Beth Emet launched the Post-Detention Accompaniment Team (P-DAT) in June 2018. The team of Beth Emet volunteers provides direct, high-impact, person-to-person, short-term assistance to asylum seekers upon release from detention. In 2018-19, P-DAT trained 26 volunteers and provided assistance to over 100 asylum seekers from 17 countries, enabling asylum seekers to pursue a new life in America. P-DAT is a partner of the Interfaith Community for Detained Immigrants (ICDI), a “non-profit, faith-based organization of staff and volunteers called to respond actively and publicly to the suffering of all individuals and communities affected by immigration detention, deportation, and post-detention.”
P-DAT assists asylum seekers during the first and third full weeks of each month (10 days per month) by responding to calls made to the ICDI hotline. When a call comes in -- usually from an Immigration and Customs Enforcement (ICE) officer, immigration attorney, or a family member of the asylum-seeker -- a team of two trained volunteers goes to the ICE office in Chicago to greet the asylum-seeker and provide assistance for them to continue their journey to establish a new life in America.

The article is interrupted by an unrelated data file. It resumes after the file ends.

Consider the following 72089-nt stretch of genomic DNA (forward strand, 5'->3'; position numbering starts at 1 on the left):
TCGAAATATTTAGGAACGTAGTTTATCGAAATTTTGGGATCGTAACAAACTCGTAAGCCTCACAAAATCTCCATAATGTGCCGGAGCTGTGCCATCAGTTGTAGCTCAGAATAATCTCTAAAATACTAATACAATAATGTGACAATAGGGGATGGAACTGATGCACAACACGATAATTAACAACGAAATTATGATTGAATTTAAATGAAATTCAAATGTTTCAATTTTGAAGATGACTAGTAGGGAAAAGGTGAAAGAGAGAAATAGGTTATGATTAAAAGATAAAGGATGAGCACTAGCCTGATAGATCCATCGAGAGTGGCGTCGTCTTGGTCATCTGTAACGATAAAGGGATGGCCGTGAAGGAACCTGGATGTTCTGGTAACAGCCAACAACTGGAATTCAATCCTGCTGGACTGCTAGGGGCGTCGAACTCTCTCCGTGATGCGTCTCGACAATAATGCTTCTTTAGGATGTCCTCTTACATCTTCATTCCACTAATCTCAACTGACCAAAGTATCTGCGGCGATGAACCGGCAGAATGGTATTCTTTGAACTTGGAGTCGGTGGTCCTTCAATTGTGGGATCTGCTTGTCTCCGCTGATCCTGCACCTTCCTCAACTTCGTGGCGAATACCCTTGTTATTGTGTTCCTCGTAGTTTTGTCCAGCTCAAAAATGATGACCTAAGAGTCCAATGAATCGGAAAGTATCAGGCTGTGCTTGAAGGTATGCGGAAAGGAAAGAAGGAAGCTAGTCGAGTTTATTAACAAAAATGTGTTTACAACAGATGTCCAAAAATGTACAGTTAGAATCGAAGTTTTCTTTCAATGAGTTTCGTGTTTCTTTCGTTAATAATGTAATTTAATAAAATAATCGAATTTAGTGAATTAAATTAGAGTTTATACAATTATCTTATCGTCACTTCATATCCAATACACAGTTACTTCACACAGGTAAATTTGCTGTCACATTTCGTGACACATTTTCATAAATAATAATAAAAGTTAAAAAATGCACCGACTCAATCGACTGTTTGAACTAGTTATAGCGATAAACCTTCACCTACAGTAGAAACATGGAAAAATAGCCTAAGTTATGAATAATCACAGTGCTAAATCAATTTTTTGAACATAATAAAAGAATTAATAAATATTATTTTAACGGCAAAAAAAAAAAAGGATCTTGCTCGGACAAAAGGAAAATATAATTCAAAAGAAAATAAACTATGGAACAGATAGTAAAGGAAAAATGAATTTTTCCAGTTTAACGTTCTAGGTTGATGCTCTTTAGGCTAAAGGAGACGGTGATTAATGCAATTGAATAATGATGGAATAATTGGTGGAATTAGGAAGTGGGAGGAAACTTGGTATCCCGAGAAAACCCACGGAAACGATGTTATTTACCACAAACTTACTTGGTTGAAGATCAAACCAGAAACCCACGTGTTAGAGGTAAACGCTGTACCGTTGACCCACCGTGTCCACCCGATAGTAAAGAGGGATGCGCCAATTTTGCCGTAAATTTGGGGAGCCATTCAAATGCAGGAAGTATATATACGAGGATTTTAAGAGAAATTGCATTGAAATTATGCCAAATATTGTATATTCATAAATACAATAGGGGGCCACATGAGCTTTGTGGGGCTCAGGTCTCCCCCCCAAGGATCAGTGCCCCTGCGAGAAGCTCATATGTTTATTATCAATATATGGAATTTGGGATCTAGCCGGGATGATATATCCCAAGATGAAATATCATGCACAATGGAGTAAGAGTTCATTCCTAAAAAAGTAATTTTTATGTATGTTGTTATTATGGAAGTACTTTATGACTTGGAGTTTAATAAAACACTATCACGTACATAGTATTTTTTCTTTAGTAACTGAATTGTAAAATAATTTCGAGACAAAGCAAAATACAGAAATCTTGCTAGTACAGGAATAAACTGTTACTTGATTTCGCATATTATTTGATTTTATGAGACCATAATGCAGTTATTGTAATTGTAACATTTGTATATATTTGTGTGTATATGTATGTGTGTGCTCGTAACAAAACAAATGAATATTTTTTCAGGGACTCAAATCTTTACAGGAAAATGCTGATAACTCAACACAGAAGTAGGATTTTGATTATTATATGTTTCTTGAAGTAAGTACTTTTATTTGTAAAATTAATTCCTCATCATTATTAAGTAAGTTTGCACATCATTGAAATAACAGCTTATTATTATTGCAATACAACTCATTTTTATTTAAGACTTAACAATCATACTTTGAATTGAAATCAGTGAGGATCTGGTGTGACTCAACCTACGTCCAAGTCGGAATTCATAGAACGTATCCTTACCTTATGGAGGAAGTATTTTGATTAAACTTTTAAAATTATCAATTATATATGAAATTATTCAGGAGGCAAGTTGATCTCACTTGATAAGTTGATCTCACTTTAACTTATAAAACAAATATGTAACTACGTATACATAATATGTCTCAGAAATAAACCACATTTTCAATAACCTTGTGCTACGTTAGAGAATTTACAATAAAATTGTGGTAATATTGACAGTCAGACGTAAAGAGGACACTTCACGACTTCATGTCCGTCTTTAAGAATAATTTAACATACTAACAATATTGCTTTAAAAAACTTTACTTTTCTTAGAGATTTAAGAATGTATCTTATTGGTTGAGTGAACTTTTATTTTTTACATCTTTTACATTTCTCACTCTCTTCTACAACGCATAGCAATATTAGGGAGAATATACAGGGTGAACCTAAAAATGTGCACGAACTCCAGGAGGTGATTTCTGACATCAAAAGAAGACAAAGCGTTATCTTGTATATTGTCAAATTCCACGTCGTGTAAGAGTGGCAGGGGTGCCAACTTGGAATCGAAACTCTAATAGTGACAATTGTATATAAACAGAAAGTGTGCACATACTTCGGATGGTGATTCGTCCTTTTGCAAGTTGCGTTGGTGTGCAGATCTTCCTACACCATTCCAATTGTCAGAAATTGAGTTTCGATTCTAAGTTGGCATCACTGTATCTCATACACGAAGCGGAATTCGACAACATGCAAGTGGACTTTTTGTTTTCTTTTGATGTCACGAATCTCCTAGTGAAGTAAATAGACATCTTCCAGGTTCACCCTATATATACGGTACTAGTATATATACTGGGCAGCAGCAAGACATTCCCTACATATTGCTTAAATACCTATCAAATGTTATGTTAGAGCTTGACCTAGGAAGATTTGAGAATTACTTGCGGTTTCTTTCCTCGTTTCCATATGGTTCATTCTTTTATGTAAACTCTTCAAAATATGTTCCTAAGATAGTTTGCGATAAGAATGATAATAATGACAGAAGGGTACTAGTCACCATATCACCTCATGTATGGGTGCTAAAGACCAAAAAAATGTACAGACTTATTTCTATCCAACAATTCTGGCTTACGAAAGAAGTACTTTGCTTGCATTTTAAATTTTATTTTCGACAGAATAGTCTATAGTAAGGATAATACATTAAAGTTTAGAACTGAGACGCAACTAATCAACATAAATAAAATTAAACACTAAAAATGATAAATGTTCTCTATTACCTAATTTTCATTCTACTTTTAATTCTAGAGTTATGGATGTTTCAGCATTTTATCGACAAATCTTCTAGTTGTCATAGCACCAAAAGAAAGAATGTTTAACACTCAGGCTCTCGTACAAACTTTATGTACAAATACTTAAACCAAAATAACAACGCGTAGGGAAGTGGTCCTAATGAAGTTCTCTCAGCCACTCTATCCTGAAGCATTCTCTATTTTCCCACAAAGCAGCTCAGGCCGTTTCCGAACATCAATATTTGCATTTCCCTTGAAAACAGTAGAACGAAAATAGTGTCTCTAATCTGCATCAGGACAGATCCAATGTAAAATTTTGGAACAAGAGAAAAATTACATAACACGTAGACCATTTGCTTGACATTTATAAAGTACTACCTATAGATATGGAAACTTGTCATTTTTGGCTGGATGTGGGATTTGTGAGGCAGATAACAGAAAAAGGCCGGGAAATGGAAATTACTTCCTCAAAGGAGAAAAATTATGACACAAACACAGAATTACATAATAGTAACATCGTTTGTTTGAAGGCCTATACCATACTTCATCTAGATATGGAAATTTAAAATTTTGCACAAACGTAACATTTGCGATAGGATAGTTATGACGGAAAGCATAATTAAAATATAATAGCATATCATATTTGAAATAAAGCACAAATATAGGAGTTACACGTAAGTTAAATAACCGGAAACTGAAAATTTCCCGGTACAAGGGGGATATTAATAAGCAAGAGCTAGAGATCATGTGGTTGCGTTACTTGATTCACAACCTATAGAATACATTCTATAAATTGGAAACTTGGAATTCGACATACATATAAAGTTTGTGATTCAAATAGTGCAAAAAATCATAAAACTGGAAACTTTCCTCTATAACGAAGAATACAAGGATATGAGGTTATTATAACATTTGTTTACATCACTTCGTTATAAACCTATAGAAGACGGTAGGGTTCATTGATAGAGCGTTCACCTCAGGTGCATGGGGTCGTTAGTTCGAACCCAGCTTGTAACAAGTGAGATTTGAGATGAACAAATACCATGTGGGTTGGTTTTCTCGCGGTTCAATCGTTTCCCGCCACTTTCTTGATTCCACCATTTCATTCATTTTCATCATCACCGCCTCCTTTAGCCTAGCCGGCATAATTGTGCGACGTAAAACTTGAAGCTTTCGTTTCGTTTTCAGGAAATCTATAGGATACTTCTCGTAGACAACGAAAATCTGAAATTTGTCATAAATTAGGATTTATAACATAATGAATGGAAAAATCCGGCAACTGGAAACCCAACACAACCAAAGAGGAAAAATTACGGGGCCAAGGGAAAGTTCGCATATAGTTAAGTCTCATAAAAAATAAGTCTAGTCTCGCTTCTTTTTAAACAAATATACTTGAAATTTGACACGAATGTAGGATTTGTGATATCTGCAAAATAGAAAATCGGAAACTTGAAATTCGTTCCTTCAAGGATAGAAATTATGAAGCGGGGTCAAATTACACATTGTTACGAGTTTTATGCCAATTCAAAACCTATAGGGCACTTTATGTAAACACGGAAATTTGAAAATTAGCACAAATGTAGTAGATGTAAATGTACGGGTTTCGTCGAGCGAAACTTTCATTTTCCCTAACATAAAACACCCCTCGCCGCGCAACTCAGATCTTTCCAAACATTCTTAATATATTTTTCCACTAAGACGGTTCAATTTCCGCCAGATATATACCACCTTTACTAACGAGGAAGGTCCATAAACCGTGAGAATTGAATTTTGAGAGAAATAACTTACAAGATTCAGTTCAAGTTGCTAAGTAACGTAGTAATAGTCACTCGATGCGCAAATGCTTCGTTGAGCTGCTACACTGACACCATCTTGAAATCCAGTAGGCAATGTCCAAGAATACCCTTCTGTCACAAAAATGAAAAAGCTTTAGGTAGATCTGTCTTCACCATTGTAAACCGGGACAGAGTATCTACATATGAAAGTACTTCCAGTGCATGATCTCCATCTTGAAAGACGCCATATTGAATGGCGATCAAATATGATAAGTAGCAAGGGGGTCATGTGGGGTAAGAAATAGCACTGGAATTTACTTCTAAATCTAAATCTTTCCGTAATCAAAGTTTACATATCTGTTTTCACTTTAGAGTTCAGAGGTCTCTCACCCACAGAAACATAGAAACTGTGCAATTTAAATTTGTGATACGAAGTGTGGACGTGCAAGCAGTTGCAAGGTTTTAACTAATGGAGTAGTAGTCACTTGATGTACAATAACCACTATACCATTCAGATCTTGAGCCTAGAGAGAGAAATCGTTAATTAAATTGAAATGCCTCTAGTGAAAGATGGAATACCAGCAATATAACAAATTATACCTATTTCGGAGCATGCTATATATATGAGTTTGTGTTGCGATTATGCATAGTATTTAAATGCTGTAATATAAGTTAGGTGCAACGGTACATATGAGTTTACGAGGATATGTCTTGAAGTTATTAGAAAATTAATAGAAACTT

Many asylees were arrested at the border or port of entry when they filed their request for asylum and were brought to detention facilities in the Chicago area. Upon release they find themselves on the unfamiliar streets of Chicago, wearing the clothes they had on when detained, having no cell service, and, in many cases, speaking little English. Many feel vulnerable and alone; they need resources and assistance with logistics to reunite with family and friends who are living in the United States.
P-DAT volunteers greet the asylees, determine the best plan for continuing their journey, give them use of the volunteer’s cell phone, and provide a backpack of weather-appropriate clothing, basic toiletries, and snacks. P-DAT volunteers then take the asylee to the Greyhound bus station, purchase a ticket to their destination, furnish them a decent meal, give them money to buy food and drinks during their travels, and stay with them until their bus departs. Although the asylee and volunteers spend just a few hours together, often hindered by language barriers, when good-byes are said there are hugs and even a few tears shed while wishing them a safe journey and good life.
The Torah instructs us 36 times to care for the stranger -- far more than it commands us to observe the Sabbath or any other mitzvot. The P-DAT program delivers a very literal interpretation of “welcoming the stranger” and has a profound impact on both the asylee and the volunteer.